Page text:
Among the big victims of the recession has been the media world's conventional wisdom. Just a year or two ago, it was still thought that Conde Nast Publications (my previous employer, it should be noted) would weather the downturn that was then beginning more comfortably than any of its competitors thanks to its unique market position.
With titles like Vogue, Vanity Fair, GQ and Architectural Digest, CNP just about owned the luxury consumer (or, more usually, the middle-class consumer who aspires to luxury). The lush production values of Conde magazines yielded a reader experience not easily replicated online, and an aggressive corporate ad sales program allowed the weaker properties to benefit from the stronger titles' clout.
None of that has proven untrue, exactly, but Conde Nast is nevertheless in nothing like the enviable position it expected to occupy. That much was made clear by yesterday's announcement that Conde has hired consulting giant McKinsey & Co. to help it "rethink the way we do business," in the words of CEO Chuck Townsend. (It's the second time Conde has hired McKinsey; last time was in 2001, and eventually resulted in a reorganization that included dissolving Fairchild Publications.)
The publisher has already been rethinking quite a lot of late, shutting down Portfolio (where I worked), Domino and House & Garden, laying off most of its receptionists, and cutting staff by five percent. But with advertising still way down -- numbers for the all-important September issues are pretty dreadful, especially at Architectural Digest and W -- there's yet more cutting to be done. My colleague Douglas McIntyre thinks that will have to include folding Gourmet and Wired (in print, at least) and switching The New Yorker to a biweekly publishing schedule.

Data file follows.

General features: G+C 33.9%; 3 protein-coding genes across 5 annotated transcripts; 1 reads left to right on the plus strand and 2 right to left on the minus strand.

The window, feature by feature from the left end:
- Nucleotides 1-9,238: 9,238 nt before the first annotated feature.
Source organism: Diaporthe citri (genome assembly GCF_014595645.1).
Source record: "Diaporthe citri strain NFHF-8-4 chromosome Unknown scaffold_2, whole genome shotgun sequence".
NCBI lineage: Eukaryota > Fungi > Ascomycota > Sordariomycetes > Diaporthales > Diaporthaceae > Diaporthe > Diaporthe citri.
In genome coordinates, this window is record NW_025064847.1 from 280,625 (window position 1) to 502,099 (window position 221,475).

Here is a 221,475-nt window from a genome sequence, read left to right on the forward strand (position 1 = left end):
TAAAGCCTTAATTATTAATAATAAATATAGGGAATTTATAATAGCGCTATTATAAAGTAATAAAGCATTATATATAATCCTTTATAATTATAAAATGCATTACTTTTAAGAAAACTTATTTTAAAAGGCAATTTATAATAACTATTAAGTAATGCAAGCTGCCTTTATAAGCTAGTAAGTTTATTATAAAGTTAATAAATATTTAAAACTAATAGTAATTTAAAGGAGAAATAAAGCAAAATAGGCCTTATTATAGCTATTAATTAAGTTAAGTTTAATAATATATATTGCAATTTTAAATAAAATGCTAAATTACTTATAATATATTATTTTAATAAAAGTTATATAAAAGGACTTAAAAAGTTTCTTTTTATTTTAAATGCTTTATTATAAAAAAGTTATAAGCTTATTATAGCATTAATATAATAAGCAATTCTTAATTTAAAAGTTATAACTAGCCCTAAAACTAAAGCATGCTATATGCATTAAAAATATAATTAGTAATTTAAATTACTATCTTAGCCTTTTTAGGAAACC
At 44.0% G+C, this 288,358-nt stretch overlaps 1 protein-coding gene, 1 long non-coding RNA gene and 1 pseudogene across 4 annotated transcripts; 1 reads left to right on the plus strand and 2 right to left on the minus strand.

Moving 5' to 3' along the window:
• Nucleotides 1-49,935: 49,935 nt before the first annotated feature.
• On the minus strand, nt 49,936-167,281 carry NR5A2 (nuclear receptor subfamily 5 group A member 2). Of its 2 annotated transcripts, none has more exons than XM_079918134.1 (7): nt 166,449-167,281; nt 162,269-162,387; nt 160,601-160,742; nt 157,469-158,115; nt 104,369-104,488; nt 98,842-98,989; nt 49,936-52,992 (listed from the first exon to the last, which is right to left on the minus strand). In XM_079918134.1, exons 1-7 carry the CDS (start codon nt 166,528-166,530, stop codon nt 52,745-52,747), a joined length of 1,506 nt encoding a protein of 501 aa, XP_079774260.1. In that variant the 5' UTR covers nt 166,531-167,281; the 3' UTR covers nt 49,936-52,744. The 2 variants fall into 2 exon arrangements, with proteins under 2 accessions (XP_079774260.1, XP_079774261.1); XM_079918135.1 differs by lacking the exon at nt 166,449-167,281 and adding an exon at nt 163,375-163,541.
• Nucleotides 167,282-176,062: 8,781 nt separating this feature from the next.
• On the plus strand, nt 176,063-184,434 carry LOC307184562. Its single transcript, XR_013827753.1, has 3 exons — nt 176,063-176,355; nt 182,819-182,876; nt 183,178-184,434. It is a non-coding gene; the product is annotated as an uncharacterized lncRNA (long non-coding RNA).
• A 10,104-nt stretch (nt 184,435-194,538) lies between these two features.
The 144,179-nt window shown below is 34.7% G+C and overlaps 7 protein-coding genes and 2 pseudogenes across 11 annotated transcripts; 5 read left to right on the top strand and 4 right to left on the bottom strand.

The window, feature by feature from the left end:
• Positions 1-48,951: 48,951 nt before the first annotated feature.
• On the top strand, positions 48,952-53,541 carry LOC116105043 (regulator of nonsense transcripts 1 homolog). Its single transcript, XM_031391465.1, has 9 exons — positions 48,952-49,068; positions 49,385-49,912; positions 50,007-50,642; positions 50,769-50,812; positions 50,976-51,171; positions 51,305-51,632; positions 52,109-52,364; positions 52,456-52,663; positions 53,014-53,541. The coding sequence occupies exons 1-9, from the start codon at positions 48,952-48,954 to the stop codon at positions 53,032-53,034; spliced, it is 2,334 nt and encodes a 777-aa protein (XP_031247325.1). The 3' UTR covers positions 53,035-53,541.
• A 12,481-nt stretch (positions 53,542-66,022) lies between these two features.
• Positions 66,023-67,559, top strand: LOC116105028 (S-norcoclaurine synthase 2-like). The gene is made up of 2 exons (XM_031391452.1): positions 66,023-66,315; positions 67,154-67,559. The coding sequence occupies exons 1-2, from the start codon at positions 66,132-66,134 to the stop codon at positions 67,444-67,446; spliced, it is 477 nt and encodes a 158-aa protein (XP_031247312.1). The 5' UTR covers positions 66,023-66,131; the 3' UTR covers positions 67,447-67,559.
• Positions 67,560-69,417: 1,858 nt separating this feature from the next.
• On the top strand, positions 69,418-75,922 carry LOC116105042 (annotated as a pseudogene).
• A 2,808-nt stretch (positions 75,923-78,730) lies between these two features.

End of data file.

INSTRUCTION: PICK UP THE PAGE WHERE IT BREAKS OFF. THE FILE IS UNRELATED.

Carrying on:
One pernicious side effect of Conde Nast's complacence has been its lackadaisical approach to the web. Believing its businesses were less vulnerable to web-driven audience erosion caused Conde to under-invest in digital, with the result that the company derives only a reported three percent of its revenues from that side -- considerably less than competitors like Hearst and Time Inc. But Conde did take one small step toward fixing that imbalance this week, dissolving its men's portal, men.style.com, in favor of creating individual web presences for GQ and Details -- an arrangement the editors of those magazines will surely prefer.
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